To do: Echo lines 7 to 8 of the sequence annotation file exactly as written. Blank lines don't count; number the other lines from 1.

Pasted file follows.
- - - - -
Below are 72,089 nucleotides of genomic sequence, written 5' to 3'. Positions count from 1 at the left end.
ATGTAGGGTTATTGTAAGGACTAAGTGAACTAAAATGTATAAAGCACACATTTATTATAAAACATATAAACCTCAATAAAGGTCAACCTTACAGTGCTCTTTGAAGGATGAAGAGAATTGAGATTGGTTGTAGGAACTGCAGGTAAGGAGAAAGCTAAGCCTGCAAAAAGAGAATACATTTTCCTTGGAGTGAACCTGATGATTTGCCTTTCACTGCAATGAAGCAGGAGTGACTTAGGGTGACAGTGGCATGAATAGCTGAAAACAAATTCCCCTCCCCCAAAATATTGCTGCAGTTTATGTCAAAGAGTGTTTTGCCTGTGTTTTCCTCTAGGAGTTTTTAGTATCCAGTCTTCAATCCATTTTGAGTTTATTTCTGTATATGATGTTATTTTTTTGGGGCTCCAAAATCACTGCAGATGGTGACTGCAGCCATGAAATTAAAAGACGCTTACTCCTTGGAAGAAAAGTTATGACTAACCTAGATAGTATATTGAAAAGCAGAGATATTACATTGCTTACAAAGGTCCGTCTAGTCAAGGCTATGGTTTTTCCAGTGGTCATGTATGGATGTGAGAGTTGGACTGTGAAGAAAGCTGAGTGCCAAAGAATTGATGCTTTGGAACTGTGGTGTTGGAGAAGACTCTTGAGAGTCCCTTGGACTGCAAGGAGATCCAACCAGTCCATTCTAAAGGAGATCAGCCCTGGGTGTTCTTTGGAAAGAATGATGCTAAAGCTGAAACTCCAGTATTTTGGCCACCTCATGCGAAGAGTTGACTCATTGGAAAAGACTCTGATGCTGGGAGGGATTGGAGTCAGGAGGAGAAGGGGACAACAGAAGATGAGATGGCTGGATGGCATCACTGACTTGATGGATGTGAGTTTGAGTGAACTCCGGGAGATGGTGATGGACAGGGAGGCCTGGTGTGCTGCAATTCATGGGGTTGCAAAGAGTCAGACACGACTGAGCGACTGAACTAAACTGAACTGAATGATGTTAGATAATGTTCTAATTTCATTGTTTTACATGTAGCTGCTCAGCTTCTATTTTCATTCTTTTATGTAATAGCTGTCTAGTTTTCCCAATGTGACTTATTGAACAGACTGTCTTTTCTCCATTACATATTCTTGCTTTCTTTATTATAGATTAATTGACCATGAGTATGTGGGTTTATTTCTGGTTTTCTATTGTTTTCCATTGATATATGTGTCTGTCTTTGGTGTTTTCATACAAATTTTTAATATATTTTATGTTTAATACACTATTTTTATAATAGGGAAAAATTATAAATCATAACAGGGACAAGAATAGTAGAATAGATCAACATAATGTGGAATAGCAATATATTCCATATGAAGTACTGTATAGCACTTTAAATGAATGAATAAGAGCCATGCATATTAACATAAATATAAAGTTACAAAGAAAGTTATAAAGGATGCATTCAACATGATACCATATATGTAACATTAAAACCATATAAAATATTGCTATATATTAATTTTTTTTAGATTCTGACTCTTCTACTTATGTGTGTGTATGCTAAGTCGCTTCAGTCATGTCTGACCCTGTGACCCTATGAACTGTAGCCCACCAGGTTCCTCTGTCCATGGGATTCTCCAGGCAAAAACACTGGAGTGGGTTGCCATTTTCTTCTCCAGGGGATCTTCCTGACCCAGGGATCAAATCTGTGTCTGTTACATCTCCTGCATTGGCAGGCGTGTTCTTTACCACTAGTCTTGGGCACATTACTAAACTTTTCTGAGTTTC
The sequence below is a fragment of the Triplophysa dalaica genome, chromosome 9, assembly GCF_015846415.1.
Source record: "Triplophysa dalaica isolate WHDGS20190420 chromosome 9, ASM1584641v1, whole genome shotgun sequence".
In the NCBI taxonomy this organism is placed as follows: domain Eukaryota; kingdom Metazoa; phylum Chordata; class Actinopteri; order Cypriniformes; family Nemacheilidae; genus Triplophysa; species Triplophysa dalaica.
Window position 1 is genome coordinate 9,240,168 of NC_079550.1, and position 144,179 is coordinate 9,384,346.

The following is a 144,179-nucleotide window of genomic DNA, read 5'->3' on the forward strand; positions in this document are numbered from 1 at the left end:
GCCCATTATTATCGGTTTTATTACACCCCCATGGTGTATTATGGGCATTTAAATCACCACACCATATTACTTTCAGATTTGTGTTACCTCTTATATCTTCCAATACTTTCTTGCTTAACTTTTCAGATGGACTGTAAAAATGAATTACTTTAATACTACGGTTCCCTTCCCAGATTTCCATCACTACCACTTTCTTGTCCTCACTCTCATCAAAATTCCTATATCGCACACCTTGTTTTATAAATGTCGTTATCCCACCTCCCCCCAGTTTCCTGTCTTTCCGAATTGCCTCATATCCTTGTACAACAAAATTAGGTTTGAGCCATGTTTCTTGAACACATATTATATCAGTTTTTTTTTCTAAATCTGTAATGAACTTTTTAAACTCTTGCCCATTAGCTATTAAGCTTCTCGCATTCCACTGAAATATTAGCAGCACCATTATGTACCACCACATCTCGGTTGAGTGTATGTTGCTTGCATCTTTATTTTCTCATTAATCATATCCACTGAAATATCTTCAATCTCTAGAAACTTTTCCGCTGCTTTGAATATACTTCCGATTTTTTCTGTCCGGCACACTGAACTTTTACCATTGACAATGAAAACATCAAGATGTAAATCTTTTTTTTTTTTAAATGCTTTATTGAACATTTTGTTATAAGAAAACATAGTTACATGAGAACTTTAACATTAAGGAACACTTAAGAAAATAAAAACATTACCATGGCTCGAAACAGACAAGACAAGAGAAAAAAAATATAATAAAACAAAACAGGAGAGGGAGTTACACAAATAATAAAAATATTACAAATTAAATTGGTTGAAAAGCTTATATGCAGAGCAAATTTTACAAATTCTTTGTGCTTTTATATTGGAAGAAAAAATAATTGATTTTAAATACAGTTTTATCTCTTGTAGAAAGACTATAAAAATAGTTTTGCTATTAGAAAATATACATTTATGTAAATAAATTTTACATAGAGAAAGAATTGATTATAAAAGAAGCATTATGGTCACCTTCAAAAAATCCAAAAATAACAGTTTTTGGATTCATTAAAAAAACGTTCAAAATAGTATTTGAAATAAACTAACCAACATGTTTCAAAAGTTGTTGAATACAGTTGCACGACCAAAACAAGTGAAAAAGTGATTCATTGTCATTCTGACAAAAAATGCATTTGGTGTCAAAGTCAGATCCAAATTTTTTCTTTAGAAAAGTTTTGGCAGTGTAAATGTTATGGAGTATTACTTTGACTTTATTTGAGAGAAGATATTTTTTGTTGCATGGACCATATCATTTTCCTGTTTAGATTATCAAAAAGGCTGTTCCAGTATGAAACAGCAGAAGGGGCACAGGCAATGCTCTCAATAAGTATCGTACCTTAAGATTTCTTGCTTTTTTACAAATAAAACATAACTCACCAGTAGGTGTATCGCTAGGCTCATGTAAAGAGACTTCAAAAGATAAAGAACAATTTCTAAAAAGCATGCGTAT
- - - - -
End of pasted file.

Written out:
The following is a 144,179-nucleotide window of genomic DNA, read 5'->3' on the forward strand; positions in this document are numbered from 1 at the left end:
GCCCATTATTATCGGTTTTATTACACCCCCATGGTGTATTATGGGCATTTAAATCACCACACCATATTACTTTCAGATTTGTGTTACCTCTTATATCTTCCAATACTTTCTTGCTTAACTTTTCAGATGGACTGTAAAAATGAATTACTTTAATACTACGGTTCCCTTCCCAGATTTCCATCACTACCACTTTCTTGTCCTCACTCTCATCAAAATTCCTATATCGCACACCTTGTTTTATAAATGTCGTTATCCCACCTCCCCCCAGTTTCCTGTCTTTCCGAATTGCCTCATATCCTTGTACAACAAAATTAGGTTTGAGCCATGTTTCTTGAACACATATTATATCAGTTTTTTTTTCTAAATCTGTAATGAACTTTTTAAACTCTTGCCCATTAGCTATTAAGCTTCTCGCATTCCACTGAAATATTAGCAGCACCATTATGTACCACCACATCTCGGTTGAGTGTATGTTGCTTGCATCTTTATTTTCTCATTAATCATATCCACTGAAATATCTTCAATCTCTAGAAACTTTTCCGCTGCTTTGAATATACTTCCGATTTTTTCTGTCCGGCACACTGAACTTTTACCATTGACAATGAAAACATCAAGATGTAAATCTTTTTTTTTTTTAAATGCTTTATTGAACATTTTGTTATAAGAAAACATAGTTACATGAGAACTTTAACATTAAGGAACACTTAAGAAAATAAAAACATTACCATGGCTCGAAACAGACAAGACAAGAGAAAAAAAATATAATAAAACAAAACAGGAGAGGGAGTTACACAAATAATAAAAATATTACAAATTAAATTGGTTGAAAAGCTTATATGCAGAGCAAATTTTACAAATTCTTTGTGCTTTTATATTGGAAGAAAAAATAATTGATTTTAAATACAGTTTTATCTCTTGTAGAAAGACTATAAAAATAGTTTTGCTATTAGAAAATATACATTTATGTAAATAAATTTTACATAGAGAAAGAATTGATTATAAAAGAAGCATTATGGTCACCTTCAAAAAATCCAAAAATAACAGTTTTTGGATTCATTAAAAAAACGTTCAAAATAGTATTTGAAATAAACTAACCAACATGTTTCAAAAGTTGTTGAATACAGTTGCACGACCAAAACAAGTGAAAAAGTGATTCATTGTCATTCTGACAAAAAATGCATTTGGTGTCAAAGTCAGATCCAAATTTTTTCTTTAGAAAAGTTTTGGCAGTGTAAATGTTATGGAGTATTACTTTGACTTTATTTGAGAGAAGATATTTTTTGTTGCATGGACCATATCATTTTCCTGTTTAGATTATCAAAAAGGCTGTTCCAGTATGAAACAGCAGAAGGGGCACAGGCAATGCTCTCAATAAGTATCGTACCTTAAGATTTCTTGCTTTTTTACAAATAAAACATAACTCACCAGTAGGTGTATCGCTAGGCTCATGTAAAGAGACTTCAAAAGATAAAGAACAATTTCTAAAAAGCATGCGTAT